Saturday, 28 February 2009


"Understanding and caring for people who are different needs to be taught to parents as well as children" the Green Party Disability Spokesperson Alan Wheatley said this week.

He was responding to news that the BBC has received dozens of complaints from parents against the employment of BBC children's television presenter Cerrie Burnell who was born with one arm. She co-presents the Do and Discover slot and Bedtime Hour on the CBeebies channel of the BBC, and it has been reported that dozens of parents have complained that the presenter scares children. One parent said, "What is scary is the BBC's determination to show 'minorities' on CBeebies at every available opportunity."[1

Mr Wheatley, worked with under-5s in the early 1990s after experiencing disability discrimination at school and says, "Children learn a lot from their parents -- for good or ill. When I received training in childcare, some placements said, "Male students would require too much supervision" as justification for reneging on Equal Opportunities policies. Then came the Nursery Supervisor who prized "excellent male role models to small children" as an antidote to macho culture portrayed on-screen and wider society that leaves parenting to the women. "Some people even argued that a man with bushy hair and a beard would 'frighten the children'. Such statements reflect the parents' values more than reality," he argues.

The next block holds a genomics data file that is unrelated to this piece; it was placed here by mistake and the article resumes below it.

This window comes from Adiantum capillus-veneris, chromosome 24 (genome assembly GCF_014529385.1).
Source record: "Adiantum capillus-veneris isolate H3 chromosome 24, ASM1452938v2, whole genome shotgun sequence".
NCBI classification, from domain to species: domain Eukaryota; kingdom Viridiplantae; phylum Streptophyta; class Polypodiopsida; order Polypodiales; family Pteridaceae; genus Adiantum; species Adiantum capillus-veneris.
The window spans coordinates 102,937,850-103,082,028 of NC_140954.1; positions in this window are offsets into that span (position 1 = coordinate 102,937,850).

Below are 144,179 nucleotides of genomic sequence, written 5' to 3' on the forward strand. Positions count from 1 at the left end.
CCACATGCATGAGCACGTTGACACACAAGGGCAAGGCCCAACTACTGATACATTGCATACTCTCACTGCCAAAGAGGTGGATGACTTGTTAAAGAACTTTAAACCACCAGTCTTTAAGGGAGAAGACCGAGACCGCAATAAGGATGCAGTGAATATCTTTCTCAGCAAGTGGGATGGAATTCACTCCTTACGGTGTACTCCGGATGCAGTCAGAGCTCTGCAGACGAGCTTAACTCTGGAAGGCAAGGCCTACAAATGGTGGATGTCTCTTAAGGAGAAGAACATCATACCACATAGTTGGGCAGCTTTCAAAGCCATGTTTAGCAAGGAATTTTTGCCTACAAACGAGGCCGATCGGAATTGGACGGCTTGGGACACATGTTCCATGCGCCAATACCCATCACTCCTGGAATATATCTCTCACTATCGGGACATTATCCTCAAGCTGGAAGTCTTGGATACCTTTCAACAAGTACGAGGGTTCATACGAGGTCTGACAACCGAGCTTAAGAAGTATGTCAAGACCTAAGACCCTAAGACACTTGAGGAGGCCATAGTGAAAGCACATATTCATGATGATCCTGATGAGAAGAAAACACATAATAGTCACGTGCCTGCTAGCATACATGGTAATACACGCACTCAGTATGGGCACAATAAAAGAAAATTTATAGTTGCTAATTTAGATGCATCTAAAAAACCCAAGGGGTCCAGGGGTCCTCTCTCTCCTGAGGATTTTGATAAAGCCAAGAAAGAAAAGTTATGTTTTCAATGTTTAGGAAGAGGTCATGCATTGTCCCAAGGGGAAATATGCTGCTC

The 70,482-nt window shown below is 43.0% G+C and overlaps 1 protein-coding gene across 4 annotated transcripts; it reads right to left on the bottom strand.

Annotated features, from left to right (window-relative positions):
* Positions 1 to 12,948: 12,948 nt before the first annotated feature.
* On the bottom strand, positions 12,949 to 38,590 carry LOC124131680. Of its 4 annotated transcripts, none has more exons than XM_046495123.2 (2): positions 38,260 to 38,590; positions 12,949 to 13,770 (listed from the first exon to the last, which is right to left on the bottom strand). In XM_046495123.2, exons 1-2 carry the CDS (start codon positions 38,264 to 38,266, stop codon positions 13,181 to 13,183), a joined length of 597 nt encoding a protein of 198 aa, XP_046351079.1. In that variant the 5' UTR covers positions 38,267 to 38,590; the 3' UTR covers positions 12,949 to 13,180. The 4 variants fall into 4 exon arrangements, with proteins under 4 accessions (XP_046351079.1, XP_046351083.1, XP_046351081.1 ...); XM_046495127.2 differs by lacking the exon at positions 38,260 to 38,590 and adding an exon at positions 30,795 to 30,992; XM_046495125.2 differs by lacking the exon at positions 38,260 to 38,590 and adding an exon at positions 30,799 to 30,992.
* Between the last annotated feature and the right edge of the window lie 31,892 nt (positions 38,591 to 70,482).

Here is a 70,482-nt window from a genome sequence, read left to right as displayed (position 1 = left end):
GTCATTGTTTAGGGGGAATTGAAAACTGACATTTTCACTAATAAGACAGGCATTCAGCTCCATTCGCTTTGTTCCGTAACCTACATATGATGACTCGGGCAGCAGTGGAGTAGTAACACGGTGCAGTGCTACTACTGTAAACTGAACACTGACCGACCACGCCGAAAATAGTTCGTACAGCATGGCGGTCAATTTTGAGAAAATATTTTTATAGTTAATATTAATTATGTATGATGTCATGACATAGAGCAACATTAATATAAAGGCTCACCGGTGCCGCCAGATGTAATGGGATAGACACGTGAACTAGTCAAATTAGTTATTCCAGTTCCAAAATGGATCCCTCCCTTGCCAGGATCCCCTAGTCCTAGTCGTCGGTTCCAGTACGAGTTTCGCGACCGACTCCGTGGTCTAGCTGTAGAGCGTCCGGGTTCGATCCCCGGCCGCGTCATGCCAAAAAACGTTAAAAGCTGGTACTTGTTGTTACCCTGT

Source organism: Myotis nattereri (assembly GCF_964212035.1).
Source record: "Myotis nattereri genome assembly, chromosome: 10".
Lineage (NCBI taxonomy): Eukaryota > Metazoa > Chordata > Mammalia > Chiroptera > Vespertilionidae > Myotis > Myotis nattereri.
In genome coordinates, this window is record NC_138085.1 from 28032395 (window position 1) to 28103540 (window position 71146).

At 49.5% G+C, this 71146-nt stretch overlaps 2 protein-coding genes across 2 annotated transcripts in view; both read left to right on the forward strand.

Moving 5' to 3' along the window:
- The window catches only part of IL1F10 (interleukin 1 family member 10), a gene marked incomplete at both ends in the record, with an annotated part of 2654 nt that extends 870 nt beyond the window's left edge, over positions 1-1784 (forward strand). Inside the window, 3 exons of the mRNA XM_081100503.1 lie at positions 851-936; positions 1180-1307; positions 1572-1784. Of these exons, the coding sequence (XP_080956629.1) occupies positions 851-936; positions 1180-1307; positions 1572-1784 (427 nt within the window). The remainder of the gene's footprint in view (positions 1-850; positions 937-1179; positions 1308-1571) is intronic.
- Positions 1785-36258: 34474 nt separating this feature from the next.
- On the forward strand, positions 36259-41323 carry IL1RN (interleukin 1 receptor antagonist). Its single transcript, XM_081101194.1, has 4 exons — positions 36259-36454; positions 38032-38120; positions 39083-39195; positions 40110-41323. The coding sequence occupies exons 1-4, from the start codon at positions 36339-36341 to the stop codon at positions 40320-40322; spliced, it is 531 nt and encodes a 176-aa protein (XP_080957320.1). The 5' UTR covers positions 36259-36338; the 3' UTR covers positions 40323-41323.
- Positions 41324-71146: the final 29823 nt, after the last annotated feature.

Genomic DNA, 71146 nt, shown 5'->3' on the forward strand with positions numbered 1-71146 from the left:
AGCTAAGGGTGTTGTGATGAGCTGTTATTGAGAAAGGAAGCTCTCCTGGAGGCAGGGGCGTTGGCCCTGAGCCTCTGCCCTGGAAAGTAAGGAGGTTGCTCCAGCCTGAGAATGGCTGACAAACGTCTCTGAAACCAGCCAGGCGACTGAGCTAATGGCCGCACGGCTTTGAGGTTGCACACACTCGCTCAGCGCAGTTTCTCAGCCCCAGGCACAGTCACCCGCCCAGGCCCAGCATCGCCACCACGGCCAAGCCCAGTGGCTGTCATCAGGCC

"What would these parents who believe that 'minorities' should be neither seen or heard on children's television have them do? Is it not time for the parents to grow up to a global world and the social model of disability?" The social model of disability, integral to Green Party policy, points to the physical and social barriers that exclude people with impairments from fully participating in society. "Disabled role models on television can help to broaden the world-view of the parents as well as the children in the spirit of life-long learning in a very diverse society. One-armed people can achieve a lot, though not necessarily in the 'standard' way. Do some parents with both arms intact feel threatened by the prospect of a physically disabled person's success?

"Outside inclusive education hours, Cerrie Burnell as an icon of disability equality in public service broadcasting can help broaden people's horizons and give inspiration to open-minded parents rather than nightmares to Bedtime Hour viewers."

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